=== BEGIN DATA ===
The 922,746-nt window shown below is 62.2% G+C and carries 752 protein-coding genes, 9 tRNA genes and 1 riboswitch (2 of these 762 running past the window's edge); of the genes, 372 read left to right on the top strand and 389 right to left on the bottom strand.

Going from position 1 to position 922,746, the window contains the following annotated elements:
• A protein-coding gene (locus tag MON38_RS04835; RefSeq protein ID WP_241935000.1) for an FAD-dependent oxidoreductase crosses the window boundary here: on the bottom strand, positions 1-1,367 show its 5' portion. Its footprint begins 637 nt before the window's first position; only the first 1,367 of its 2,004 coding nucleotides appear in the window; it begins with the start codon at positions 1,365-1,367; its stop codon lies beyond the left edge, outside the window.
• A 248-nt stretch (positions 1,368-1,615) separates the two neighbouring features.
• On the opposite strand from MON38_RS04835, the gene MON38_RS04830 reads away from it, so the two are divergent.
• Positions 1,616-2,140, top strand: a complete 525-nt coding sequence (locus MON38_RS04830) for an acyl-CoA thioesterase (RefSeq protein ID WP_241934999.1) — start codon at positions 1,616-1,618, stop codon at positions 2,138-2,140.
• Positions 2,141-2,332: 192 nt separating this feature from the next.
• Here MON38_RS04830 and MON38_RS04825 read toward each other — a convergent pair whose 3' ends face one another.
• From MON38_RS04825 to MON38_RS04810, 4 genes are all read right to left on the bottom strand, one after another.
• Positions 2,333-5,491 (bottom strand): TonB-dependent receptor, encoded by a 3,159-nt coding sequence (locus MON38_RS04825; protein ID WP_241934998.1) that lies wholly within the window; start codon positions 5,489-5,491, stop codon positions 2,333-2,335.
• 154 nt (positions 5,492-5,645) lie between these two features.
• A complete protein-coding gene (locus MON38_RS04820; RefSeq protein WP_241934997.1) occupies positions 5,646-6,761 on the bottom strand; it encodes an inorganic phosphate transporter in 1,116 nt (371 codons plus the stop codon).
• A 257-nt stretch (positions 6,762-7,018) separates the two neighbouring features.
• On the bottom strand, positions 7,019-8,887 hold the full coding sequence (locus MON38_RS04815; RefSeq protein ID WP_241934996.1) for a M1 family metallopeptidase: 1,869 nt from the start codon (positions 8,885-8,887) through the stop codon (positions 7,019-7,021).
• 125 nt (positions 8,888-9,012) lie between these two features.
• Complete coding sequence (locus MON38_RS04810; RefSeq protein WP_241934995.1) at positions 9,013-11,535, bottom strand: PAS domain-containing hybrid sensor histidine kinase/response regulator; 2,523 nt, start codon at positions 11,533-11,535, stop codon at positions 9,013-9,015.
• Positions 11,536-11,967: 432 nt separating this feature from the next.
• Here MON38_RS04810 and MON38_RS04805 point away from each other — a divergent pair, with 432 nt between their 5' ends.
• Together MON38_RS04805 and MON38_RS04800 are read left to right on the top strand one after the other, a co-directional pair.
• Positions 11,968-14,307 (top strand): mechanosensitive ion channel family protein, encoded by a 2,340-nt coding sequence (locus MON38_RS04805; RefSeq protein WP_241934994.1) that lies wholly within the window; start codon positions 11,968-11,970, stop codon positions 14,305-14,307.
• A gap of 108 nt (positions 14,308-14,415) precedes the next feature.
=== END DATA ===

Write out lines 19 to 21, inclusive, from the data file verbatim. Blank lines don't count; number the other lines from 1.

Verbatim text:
• Together MON38_RS04805 and MON38_RS04800 are read left to right on the top strand one after the other, a co-directional pair.
• Positions 11,968-14,307 (top strand): mechanosensitive ion channel family protein, encoded by a 2,340-nt coding sequence (locus MON38_RS04805; RefSeq protein WP_241934994.1) that lies wholly within the window; start codon positions 11,968-11,970, stop codon positions 14,305-14,307.
• A gap of 108 nt (positions 14,308-14,415) precedes the next feature.